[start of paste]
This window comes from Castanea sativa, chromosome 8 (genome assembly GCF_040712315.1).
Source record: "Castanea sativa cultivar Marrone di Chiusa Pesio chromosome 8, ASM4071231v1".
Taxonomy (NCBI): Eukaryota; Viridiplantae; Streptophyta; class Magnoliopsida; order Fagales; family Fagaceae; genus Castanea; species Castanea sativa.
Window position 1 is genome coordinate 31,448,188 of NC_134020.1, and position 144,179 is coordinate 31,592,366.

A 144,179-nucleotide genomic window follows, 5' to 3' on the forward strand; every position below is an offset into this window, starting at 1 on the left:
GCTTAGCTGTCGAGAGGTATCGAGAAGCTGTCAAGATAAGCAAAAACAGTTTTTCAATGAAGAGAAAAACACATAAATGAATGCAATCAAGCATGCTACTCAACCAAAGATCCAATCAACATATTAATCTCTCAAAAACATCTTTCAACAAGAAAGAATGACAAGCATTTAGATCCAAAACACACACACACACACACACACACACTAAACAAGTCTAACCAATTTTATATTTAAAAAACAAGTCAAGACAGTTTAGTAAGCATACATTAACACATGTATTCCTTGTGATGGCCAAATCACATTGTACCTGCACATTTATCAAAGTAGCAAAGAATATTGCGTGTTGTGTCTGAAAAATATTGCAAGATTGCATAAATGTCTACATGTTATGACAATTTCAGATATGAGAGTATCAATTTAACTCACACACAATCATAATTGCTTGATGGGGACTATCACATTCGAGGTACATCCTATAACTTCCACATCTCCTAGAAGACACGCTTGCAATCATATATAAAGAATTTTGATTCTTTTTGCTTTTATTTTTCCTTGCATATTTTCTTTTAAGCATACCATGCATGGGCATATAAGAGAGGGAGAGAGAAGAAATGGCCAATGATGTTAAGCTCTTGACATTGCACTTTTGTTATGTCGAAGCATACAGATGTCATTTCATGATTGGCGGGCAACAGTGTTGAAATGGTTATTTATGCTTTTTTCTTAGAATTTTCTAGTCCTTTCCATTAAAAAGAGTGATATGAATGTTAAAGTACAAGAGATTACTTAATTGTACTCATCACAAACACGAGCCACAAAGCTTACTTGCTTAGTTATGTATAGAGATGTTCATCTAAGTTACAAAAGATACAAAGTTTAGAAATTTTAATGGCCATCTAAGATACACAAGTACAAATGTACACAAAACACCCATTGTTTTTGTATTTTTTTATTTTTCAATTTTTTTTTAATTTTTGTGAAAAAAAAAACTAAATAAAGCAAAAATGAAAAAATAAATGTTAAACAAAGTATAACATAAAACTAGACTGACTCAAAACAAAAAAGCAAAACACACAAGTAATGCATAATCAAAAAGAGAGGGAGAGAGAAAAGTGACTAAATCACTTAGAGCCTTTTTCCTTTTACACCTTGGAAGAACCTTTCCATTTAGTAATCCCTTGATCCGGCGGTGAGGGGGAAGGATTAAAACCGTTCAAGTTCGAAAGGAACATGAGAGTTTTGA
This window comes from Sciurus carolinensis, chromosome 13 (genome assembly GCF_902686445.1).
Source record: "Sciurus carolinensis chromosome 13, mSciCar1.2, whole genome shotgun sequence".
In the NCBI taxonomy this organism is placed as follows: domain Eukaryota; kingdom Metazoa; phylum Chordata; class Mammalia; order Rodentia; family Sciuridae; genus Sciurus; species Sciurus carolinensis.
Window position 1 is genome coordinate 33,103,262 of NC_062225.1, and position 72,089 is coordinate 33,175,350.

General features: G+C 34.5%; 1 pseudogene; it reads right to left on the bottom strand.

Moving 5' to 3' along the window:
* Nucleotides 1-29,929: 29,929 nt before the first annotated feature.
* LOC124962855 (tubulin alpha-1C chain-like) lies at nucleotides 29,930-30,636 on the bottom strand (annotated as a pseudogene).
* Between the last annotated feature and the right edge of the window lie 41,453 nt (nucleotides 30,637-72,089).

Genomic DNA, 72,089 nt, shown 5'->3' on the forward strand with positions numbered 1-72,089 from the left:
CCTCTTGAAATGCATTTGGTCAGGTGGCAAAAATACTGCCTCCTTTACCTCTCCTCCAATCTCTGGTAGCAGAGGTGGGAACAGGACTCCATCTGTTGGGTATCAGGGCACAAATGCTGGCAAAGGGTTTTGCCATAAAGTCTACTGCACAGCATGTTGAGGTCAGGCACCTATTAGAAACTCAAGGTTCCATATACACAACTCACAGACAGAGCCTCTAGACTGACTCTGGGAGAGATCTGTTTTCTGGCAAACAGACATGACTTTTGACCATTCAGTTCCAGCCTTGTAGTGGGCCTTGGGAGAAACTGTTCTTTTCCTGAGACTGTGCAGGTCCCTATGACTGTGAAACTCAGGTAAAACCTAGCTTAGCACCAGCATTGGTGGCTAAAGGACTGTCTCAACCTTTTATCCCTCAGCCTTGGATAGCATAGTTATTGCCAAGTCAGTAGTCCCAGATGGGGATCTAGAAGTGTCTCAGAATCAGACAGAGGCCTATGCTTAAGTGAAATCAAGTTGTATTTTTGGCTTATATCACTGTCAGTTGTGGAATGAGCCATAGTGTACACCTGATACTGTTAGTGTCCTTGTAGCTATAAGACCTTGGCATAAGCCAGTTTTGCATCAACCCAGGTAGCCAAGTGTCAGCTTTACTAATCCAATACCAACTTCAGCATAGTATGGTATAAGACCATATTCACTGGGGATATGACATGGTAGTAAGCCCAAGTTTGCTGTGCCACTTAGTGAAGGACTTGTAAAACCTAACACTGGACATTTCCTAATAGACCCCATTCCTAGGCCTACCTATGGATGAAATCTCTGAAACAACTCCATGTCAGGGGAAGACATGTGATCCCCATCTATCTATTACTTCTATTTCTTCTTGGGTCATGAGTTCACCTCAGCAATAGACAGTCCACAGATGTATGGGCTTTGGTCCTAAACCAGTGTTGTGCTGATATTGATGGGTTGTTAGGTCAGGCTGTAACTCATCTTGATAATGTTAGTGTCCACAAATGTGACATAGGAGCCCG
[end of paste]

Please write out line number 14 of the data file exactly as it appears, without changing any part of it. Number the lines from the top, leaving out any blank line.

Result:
* LOC124962855 (tubulin alpha-1C chain-like) lies at nucleotides 29,930-30,636 on the bottom strand (annotated as a pseudogene).